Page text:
Nearly all of these issues can be addressed by consulting with your academic advisor. Advisors are prepared to help students rationally process their experience in a class. They can help provide resources and suggest other opportunities for you to improve your learning, and thus your grade, in a course. Advisors can also assist you in adjusting your study habits to more effectively use what the instructor is teaching in order to fit your learning style best. Second, talk with your instructor! There are often tutoring centers, study groups, and other academic resources to help you succeed. It could be that you are miscalculating or not considering certain parts of the course in your current grade. Things might not be as bad as they appear, and your instructor can suggest great ways of improving your study skills so that you are prepared for the next quiz, exam, or project.

Wheland, et. al’s study shows that students rely on their parents, siblings, and other students, much more than academic advisors and their instructors when making a decision on when to withdraw from a course. This is unfortunate because the experience of siblings, parents, and other students may not be aware of the consequences of withdrawal. Sure, students can repeat a course, and a W is often a better outcome than a poor grade. However, much research has shown that students who complete at least 20 credit hours in the first academic year of enrollment have a much better chance of successfully earning their degrees. In addition, too many withdrawals can lead to a student losing eligibility for federal and/or state financial aid. This can lead to a negative cycle where students have to take on more work off campus, which reduces their ability to use their time and effort toward academic coursework. This leads to more withdrawals and poor academic performance, which could lead a student to be academically ineligible to continue.

So what can students do? Here’s a handy checklist:

 Contact your instructor and ask for a phone or in-office appointment. Make it for at least 15 minutes and be on time. Come prepared with a list of questions, including: How am I currently doing in this course, and what can I do to improve?
 Contact your academic advisor. Walk in to his or her office, or make an appointment to discuss your class concerns. Make sure the advisor knows about your current and past academic performance, and any outside-of-school obligations you have.
 Compile a list of the consequences of withdrawal. Make sure you know all the positive and negative aspects of the decision, including if this withdrawal will take you out of sequence for future required coursework in your major or specialization. Your academic advisor can help you with this.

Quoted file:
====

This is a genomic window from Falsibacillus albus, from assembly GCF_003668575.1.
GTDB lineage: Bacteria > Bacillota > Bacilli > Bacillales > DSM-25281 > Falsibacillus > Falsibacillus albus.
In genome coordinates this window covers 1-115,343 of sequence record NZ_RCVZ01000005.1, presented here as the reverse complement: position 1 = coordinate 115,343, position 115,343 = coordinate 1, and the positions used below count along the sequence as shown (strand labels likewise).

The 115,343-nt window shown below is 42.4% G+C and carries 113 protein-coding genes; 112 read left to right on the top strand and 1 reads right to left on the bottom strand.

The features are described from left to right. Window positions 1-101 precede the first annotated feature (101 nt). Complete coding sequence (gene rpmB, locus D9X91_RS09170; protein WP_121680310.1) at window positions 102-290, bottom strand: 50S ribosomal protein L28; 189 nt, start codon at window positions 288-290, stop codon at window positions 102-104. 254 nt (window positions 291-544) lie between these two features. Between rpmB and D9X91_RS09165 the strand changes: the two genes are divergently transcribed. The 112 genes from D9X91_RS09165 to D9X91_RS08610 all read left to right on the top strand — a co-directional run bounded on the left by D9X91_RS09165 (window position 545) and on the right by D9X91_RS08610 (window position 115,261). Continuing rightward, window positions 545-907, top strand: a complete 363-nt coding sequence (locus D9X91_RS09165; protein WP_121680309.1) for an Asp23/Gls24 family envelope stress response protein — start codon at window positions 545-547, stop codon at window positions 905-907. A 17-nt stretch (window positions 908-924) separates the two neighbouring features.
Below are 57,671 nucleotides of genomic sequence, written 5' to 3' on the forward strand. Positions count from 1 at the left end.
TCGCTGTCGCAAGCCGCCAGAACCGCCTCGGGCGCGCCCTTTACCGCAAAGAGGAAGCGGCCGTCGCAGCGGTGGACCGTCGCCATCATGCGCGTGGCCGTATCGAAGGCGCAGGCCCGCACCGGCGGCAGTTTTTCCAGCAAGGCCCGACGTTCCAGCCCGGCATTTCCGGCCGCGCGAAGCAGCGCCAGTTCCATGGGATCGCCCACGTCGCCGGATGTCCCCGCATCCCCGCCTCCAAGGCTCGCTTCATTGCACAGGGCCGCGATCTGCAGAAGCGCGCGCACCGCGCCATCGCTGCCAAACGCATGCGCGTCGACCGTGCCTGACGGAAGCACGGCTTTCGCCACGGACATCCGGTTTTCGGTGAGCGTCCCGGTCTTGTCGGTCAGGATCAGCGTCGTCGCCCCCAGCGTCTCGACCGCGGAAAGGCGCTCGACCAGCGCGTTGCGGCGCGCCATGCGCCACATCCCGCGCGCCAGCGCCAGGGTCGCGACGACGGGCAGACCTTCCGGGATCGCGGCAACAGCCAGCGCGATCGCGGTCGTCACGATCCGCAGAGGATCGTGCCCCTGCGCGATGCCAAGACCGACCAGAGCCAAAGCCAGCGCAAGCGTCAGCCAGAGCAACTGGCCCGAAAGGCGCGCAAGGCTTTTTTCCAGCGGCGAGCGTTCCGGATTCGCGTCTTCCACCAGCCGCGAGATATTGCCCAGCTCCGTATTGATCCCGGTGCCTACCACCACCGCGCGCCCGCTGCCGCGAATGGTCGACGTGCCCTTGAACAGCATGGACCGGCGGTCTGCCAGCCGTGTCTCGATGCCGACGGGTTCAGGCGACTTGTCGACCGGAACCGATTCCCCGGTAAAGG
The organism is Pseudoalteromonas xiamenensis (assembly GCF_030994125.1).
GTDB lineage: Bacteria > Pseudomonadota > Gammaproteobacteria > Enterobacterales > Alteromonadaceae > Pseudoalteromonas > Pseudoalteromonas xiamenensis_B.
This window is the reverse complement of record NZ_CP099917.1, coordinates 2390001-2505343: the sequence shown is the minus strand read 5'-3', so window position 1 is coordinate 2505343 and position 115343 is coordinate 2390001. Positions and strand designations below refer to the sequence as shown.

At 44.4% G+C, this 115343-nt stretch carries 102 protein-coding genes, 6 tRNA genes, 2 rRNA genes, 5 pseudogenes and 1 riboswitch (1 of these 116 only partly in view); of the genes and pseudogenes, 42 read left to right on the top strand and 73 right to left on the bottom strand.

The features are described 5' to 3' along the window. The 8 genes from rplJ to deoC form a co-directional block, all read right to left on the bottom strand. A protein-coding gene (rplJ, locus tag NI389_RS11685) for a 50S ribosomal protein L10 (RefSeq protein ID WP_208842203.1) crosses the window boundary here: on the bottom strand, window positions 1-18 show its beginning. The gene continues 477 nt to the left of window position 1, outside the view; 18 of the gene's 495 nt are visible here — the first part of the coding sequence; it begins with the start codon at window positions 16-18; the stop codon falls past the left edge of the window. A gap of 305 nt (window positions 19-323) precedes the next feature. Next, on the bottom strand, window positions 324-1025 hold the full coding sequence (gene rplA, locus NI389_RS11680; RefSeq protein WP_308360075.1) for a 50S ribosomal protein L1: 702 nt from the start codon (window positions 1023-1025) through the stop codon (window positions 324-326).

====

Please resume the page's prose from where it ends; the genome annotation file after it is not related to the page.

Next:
 Make an informed decision. Use the resources on your campus and make sure you understand the consequences before withdrawing. If you’ve decided to stay in the course, make sure you are up-to-date on all assignments and use a planner to note down upcoming work due. Make sure the reasons you have are about things you cannot control, not those you can.


– Josh Morrison

Wheland, E.R., Butler, K.A., Qammar, H., Bobkoff Katz, K., & Harris, R. (2012, Fall). What are they thinking?: Students’ affective reasoning and attitudes about course withdrawal. NACADA Journal, 32(2), 17-25.

Welcome to Study Wise Blog

April 4, 2013

Improve your learning, grades, and experience in college.

This blog is about you. Your learning, your academic performance, and your experience in college. Join this community where college students develop stronger study skills in order to excel in and outside the classroom and make lasting connections with their campuses and with other students. Within this site you’ll find a trove of resources written and curated by real college students from a variety of majors and programs that will help you succeed in your pursuit for higher education. We look forward to your thoughts and comments about these resources and what particular methods have worked best for you.

Meet the bloggers



Tagreed Abdulbari

Tagreed Abdulbari is an IUPUI junior majoring in Psychology and Japanese. In her spare time, she enjoys reading, writing, and listening to music. Since she’s been working at a learning center for almost a year now, she often works with students on a one-on-one basis to help with study skills.



Alexis Meeks

Alexis Meeks is a student-athlete who is a member of the IUPUI volleyball team. She is earning a degree in Communication while also pursuing minors in Business and Journalism. Learning how to juggle school, athletics, and life in general was not an easy task for her, but as she sought advice and learned tips on how to be a successful student, her academics have significantly improved. Her goal is to help students gain the knowledge of study habits before the stress is piled up and they find themselves struggling to balance all of their tasks.



Josh Morrison

Josh Morrison is a perpetual student, reader, and dad. He earned his bachelor’s degree in philosophy from Missouri State University in 2001, a Master’s degree in student affairs administration in 2004 from Indiana University-Bloomington, and is currently working on his dissertation in the higher education PhD program at Indiana University. His posts address matters related to academic success in college, including accessing the resources students may not know they need in order to make the most of their classroom and college experiences.


Jheel Patel

Jheel Patel is a Junior pursuing a major in Biochemistry and minor in Biology and Anthropology. She enjoys writing in her spare time. Being a student for three-fourths of her life now, she has learned a few tricks and tips that she hopes to share through StudyWise. If you follow her advice, you might just become as awesome a student as her.